Full Contact Option: No
Fright Haven is a bit of a drive for me, arguably stretching what I’m willing to do in order to hit up a new location. Legends of Fear is nearby and usually is a sure bet for a good time, but at $240 for the family, it’s hard to justify. So instead, I chose this and the previously mentioned Fear World.
Normally, I would have taken i95 straight there, but coming from the prior location up north a bit, I ended up spending about a half hour on twisting darkened side roads with someone who naturally was on my rear bumper with high-beams on, despite an otherwise deserted street. At long last, the trees broke way for a familiar looking commercial area, and Fright Haven was located in the rear portion of a parking lot containing a sport supply store.
Luckily the flashing lights and blaring post-NuMetal keyed me in on where to drive, and I found a spot in an otherwise empty parking lot. If it weren’t for the noise and lights, I would have second guessed whether or not it was open. A long twisting divider alluded to the possibility of line cues, but we were able to walk right past that into the front door.
Once inside there was also no wait at the counter to get our digital QR codes turned into physical tickets, and there was even time to take a few photos of the decorated lobby. A few signs indicate that there are mid-seasonal events for Christmas, Valentine’s Day, and Easter, so like Fright Kingdom, they pop back to life a few times a year.
Hotel Hex is the current motif, and they play up the aesthetic well. While most haunts certainly have themes, the hotel angle gave the proceedings a sense of continuity. You’re greeted by the hotel front desk, who asks you if you’re ready for your stay, and then directs you to the elevator. The elevator’s bellhop closes the door for you, and the unit crashes around until you're deposited—a bit shaken—into the adjoining room.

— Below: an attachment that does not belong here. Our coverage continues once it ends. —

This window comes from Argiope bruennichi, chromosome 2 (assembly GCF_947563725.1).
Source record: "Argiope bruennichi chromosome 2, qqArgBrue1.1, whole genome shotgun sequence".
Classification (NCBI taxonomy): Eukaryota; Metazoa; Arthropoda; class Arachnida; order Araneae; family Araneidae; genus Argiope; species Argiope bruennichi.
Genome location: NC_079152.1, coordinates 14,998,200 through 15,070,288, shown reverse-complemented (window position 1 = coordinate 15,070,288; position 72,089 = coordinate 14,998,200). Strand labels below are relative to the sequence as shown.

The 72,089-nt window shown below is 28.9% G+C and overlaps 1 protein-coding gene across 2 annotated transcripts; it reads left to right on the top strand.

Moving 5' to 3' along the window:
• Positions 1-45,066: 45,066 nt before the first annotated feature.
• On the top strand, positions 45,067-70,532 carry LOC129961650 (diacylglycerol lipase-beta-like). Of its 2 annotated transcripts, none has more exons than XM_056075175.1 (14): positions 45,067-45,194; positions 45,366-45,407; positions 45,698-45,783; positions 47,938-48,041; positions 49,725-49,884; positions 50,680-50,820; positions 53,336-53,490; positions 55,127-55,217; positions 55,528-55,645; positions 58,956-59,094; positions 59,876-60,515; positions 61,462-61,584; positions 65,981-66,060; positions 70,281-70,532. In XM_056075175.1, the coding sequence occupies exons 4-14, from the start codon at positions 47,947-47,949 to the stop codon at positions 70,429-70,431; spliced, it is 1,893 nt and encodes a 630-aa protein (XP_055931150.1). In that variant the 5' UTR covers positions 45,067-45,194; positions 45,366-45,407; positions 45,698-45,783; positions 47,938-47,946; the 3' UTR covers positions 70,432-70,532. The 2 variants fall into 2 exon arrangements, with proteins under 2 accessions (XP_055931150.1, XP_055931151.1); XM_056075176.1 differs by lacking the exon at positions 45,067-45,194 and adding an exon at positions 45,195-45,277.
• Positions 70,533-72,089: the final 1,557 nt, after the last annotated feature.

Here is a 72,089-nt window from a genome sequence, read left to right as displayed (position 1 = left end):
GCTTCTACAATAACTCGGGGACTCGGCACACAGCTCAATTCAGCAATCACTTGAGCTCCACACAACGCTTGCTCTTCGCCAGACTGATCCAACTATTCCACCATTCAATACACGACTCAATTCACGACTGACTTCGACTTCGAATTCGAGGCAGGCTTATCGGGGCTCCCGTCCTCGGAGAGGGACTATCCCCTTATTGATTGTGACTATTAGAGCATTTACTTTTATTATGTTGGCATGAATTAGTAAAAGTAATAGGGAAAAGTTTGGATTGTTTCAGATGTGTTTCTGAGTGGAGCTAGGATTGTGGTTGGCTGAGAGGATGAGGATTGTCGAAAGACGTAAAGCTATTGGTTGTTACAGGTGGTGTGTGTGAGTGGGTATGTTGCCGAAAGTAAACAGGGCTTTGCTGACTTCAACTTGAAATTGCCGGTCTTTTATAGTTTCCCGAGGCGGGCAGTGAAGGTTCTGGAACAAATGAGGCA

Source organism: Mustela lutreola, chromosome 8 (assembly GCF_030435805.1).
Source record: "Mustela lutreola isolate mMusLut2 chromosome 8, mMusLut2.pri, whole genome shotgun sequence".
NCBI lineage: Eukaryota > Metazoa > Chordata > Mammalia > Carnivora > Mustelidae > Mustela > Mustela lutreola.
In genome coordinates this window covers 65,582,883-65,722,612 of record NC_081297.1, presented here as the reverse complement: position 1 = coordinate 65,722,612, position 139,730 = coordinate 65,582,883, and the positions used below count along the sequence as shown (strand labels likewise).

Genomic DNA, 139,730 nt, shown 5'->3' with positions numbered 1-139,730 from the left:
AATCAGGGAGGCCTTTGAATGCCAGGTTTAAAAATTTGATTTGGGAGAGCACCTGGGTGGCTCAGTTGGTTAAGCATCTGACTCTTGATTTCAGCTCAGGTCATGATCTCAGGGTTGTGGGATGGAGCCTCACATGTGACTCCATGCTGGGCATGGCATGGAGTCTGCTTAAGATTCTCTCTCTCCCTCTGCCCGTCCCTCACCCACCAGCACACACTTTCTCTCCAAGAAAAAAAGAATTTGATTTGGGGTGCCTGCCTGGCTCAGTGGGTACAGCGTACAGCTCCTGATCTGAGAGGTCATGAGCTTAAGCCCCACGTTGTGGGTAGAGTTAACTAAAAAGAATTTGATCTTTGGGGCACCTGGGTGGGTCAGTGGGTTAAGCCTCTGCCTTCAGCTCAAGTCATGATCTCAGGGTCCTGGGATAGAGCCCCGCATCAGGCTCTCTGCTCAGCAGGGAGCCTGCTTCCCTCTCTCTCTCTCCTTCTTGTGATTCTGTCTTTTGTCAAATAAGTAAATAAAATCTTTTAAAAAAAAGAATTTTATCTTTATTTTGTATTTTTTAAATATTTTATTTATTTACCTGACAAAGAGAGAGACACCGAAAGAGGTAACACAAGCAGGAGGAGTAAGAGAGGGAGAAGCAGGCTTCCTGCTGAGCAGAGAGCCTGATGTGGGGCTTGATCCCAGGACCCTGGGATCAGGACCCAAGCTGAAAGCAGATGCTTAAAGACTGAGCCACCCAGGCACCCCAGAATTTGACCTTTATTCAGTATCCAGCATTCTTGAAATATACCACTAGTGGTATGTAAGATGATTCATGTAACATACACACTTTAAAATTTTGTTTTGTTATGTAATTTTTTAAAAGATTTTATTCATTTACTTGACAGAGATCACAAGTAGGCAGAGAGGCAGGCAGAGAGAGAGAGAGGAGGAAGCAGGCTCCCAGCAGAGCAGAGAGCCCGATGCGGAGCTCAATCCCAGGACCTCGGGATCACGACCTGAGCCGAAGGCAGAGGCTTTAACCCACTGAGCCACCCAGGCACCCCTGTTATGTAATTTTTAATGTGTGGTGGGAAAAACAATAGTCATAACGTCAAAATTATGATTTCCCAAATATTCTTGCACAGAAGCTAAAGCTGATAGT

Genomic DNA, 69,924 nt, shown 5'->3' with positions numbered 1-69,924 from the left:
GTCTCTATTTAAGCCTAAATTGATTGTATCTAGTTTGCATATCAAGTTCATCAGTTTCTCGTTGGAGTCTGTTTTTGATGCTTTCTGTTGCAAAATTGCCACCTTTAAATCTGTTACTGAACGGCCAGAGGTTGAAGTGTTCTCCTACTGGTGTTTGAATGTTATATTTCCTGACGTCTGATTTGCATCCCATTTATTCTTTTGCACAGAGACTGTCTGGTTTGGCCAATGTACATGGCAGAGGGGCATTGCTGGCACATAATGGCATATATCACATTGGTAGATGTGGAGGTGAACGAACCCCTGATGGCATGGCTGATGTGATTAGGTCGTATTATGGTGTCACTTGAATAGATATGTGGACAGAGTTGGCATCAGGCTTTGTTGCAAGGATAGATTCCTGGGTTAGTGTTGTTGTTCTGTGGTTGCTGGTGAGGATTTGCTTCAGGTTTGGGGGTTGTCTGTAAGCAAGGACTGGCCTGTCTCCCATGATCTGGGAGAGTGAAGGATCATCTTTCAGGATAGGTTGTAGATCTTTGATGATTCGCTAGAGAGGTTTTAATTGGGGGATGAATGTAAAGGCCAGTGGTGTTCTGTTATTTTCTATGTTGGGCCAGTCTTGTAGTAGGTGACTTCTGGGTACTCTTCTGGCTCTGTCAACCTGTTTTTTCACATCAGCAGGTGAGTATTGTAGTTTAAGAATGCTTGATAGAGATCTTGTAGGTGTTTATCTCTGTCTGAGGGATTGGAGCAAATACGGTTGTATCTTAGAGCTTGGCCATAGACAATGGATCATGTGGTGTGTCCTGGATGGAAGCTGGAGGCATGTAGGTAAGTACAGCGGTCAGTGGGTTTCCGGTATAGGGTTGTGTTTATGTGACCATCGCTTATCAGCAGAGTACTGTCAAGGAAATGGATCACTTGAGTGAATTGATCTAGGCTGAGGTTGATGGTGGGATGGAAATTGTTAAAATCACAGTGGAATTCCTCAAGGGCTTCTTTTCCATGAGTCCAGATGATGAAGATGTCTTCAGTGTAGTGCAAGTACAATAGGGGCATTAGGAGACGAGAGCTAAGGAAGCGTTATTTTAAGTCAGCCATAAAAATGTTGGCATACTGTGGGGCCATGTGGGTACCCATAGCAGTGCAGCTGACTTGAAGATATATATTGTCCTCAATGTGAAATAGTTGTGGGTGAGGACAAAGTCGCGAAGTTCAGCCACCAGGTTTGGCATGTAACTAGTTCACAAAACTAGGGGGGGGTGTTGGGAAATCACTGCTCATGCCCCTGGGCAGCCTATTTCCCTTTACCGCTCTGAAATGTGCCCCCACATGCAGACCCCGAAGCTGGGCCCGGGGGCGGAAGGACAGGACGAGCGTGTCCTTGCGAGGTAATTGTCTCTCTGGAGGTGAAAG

From there, you traverse the layout of the hotel, wandering from room to room while the guests and haunts alike torment your visit. Detail is well done, and the decor hides the labyrinth nature of the attraction while using atypical navigation options such as overturned dressers as barriers instead of the usual plywood walls.
The passage contains a few novelties, one being a walkway over some debris, which tilts suddenly and forces you to grab hold of the railing to continue to the other side. At the end, there is a merch table, a coffin ‘experience’ and an escape room. We were slated for a midnight return home after that, so we didn’t partake in any of the extras, but I would be interested in seeing what those had to offer down the line.
Fright Kingdom is one of the few places I’ve seen that offers wheelchair accessibility, so that is something to consider if mobility is an issue, but you still want to visit a haunt this season. I do hope that more people attend, so it continues to thrive. I imagine a Saturday night would be a bit more lively.
The hotel theme and the accompanying touches lifted it above a traditional haunt. I liked the faulty elevator, the process of 'checking in', and the way the rooms had you entering and exiting in odd ways, rather than the standard doors. Detail kept up the illusion of a sprawling building, rather than a maze.
It's right in the middle of the standard pricing, and the experience was well worth that amount.
Actors were plentiful, and seemingly outnumbered the patrons several fold. They did a great job with makeup and the screams, all fitting into the overarching narrative.